Suddenly, we have gone from an "always" to a "sometimes" situation (Editor's note: "I hate sometimes.") A scenario can be envisioned where at least one or more of the first four same month visit registrations will be faulted for not having completed the MSPQ. But it is not outside the realm of CMS seeking to find that each of the first four visit registrations were equally "at risk," since the facility should have known that the patient should have been subjected to the MSPQ process.

Using Technology

During a recent client site visit, I noticed a warning flash on a registration screen that "it had been XX days since the last patient registration update." This is a good thing. However, if the screen message is only a "warning edit," and the staff can bypass that alert, then the hospital's "first line of defense will be breached."

However, using technology to keep track of the last MSPQ date, and integrating this data with the registration update function can be a key ingredient to meeting the anticipated requirements of the new regulations. To the extent that such "warnings" can create "blocking edits" (i.e., required to complete before proceeding), then the hospital will gain in its ability to ensure compliance. [Note: Simply "tabbing" through the MSPQ screens is not a blocking edit. Answering each question is.]

Training and Awareness

I'm amazed how many people seem to still be unaware of this change. (Editorís Note: For many, this rule change was seen first on the PAMLIST). But the instant reaction still seems to be 100% relief. I would not go that far--at least not just yet.

Hopefully, the final administrative rules will relax some of the same redundancy that the new time frames appear to correct. However, departmental administrators will still be challenged by the need to conduct the survey, and properly document the answers to achieve an appropriate and accurate registration. They will also have to demonstrate the ability to retrieve the questionnaire (whether on paper or on-line as part of the registration record).

This time frame change will not be a substitute for good interviewing skills, nor will it fully relax the actual text of the MSPQ. For those that can boast an effective level of compliance, they will find these changes less arduous, and simpler to re-educate and train their staff. For those still vulnerable, this change may also serve to increase exposure and risk.

Compliance vs. Complacency

There is no substitute for getting it right. All too often, it is easy to feel that a relaxation of the rules means that the need for maintaining our awareness and vigilance is lessened. This change, in fact, should reduce some of the redundancy associated with asking the repetitive questions, notably in areas where recurring patients were seen. However, unless organizations are able to revise their operating procedures, while continuing to enhance interview skills, and improving their completion and retention capabilities, then these new time frames are likely to only provide a false sense of relief. The burden of proof will still be the hospitalsĖas will the exposure and risks of non-compliance.

: Ask The Expert

by Allan P. DeKaye, MBA, FHFMA

Q: We have experienced patients being unwilling to update financial and demographic information when they come to admitting.  They cite "no changes" from the prior year and do not want to fill out the required update forms.  Any suggestions?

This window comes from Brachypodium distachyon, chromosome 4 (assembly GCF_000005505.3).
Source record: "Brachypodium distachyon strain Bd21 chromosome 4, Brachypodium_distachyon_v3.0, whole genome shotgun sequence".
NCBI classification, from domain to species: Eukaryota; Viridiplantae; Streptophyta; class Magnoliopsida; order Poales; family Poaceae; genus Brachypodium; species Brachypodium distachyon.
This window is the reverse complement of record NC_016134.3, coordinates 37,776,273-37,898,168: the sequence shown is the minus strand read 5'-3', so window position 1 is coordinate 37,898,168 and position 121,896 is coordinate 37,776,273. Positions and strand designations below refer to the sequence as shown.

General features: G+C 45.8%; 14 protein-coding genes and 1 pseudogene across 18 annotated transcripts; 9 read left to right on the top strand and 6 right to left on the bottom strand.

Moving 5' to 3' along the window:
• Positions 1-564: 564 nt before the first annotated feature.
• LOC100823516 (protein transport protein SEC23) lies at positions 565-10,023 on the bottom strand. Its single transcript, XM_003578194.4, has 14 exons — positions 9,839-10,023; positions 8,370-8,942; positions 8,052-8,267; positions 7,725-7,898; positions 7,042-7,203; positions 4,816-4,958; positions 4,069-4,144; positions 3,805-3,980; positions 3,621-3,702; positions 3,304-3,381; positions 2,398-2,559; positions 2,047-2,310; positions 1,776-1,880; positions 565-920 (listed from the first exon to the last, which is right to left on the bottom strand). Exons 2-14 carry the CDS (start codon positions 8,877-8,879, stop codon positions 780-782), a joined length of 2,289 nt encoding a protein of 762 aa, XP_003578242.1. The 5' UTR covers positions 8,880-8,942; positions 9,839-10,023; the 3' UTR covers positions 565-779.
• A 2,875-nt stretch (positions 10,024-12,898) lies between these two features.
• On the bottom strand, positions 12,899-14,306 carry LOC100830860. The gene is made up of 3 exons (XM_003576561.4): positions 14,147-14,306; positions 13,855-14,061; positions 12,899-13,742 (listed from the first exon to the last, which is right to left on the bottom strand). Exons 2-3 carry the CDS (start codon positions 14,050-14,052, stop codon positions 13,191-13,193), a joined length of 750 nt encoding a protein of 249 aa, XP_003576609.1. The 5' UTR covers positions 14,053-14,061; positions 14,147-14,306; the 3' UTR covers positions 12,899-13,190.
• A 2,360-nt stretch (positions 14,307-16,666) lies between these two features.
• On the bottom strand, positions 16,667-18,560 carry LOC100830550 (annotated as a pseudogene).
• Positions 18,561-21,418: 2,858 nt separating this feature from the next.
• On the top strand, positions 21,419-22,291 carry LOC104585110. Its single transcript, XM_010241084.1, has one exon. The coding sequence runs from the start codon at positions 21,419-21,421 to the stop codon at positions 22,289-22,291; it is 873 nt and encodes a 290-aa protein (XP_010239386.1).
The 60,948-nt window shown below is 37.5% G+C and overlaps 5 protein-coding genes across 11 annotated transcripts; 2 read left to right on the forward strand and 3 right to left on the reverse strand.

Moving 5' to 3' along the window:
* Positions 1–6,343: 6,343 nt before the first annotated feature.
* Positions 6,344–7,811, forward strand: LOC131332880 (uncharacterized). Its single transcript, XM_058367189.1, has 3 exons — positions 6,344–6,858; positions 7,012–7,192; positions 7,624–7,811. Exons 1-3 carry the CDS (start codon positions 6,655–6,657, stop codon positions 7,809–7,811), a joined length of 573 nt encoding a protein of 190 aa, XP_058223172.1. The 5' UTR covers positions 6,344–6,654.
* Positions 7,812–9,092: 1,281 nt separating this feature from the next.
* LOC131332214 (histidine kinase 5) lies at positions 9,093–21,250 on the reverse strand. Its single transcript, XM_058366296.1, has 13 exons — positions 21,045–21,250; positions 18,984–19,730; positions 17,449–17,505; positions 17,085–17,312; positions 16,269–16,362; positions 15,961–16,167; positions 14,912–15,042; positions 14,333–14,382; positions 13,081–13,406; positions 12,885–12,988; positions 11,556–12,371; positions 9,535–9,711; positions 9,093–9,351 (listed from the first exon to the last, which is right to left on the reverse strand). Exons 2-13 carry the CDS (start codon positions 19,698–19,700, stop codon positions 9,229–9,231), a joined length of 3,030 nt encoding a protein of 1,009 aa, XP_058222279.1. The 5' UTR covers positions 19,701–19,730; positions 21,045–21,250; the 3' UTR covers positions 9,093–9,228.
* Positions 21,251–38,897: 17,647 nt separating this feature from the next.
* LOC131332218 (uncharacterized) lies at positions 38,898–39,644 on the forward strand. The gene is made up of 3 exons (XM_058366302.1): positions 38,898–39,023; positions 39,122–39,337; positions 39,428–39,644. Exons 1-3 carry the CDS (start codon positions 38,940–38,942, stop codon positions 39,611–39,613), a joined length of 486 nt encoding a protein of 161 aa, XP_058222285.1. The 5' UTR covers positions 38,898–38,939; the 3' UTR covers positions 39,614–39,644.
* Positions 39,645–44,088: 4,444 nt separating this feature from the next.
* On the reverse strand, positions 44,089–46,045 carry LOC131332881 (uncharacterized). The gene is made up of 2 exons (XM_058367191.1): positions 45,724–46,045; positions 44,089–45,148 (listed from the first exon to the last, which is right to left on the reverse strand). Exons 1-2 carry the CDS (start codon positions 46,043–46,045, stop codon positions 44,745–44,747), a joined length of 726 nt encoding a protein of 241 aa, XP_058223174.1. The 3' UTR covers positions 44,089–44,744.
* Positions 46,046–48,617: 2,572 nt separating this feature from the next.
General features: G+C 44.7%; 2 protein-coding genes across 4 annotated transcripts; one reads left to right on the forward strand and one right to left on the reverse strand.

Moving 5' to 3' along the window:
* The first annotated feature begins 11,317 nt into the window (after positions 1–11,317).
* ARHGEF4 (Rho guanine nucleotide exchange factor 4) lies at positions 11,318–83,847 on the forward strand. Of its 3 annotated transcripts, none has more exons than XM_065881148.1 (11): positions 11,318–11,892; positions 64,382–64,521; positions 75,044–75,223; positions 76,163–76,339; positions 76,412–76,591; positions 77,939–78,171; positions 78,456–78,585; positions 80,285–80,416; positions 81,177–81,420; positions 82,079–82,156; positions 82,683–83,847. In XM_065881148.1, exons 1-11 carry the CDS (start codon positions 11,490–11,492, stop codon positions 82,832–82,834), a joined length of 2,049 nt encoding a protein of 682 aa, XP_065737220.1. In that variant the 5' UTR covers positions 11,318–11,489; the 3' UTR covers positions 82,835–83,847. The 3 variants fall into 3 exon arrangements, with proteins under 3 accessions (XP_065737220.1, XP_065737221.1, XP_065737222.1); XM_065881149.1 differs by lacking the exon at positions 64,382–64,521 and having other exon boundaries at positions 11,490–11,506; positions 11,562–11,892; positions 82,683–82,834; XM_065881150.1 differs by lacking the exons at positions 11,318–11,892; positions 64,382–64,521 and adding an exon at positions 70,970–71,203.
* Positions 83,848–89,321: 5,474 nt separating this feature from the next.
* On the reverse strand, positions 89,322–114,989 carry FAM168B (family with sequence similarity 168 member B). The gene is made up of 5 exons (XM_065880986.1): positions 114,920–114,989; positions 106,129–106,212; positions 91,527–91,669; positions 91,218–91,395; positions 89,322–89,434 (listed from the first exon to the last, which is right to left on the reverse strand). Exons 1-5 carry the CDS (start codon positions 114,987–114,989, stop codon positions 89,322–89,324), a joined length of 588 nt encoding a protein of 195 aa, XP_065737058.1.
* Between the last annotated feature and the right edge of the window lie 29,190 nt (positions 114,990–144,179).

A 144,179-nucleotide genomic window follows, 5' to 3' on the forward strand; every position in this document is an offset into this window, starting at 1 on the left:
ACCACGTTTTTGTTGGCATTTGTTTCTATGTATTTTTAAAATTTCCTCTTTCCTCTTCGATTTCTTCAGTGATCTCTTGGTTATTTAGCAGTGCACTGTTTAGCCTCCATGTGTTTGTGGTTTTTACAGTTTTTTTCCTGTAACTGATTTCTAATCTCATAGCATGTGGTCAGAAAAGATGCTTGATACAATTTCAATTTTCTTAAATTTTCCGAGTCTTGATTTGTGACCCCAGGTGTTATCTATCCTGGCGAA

A: No one likes to provide repetitive information. In the case of the physician's office setting, a once a year request (e.g., a patient only in for annual check-up) should not be a voluntary matter--it's required.

This probably goes under the category of "who's business is it anyway?" Yes, a physician's office is a business! And it needs to be run that way. The contributor cited "patients" (plural) not cooperating. I can understand one or a few recalcitrant patients, but not many. Front desk reception staff need to be able to politely (but firmly) explain why this is needed, so as to overcome the patient's objection to providing information.

By explaining that even though the patient (in front of you) may not have had an insurance denial, or missed a co-payment, the practice needs to assure that its information is up-to-date and accurate. This enables the practice to speed its billing processes. Of course, it the patient does have an outstanding deductible or insurance denial, you can more easily prove your point, as well as secure the needed information or payment.

Those in the hospital admitting and registration areas know that in order to satisfy the requirements of the Medicare Secondary Payer (MSP) Questionnaire, they must ask Medicare patients a series of questions on each and every visit (and admission). Why? It is the law; but it is intended to identify other insurances that are primary to Medicare. This helps keep the Medicare program from paying when others should have the responsibility.

However, physician offices, while not required to complete the MSP Questionnaire, are not prohibited from using it either. In fact, it is optional, and I would recommend using it, or adapting a version of it. Physician business office managers need only look at their trial balance, or EOB's and remittance vouchers to see if the types of denials or payment delays they are experiencing could have been avoided by obtaining better patient financial or demographic data up-front.

By providing at least one good reason to update data, you should be able to overcome most patient objections. Having staff do it in a professional and caring manner also helps. For more information on this topic, you can view my article, "Collection At Time of Service," (www.dekaye.com, On Target Newsletter, October 1998 issue) or reading Part II, "Knowing Who the Customer Is: The Registration of the Patient" (Chapters 5-8) in The Patient Accounts Management Handbook (DeKaye, Aspen).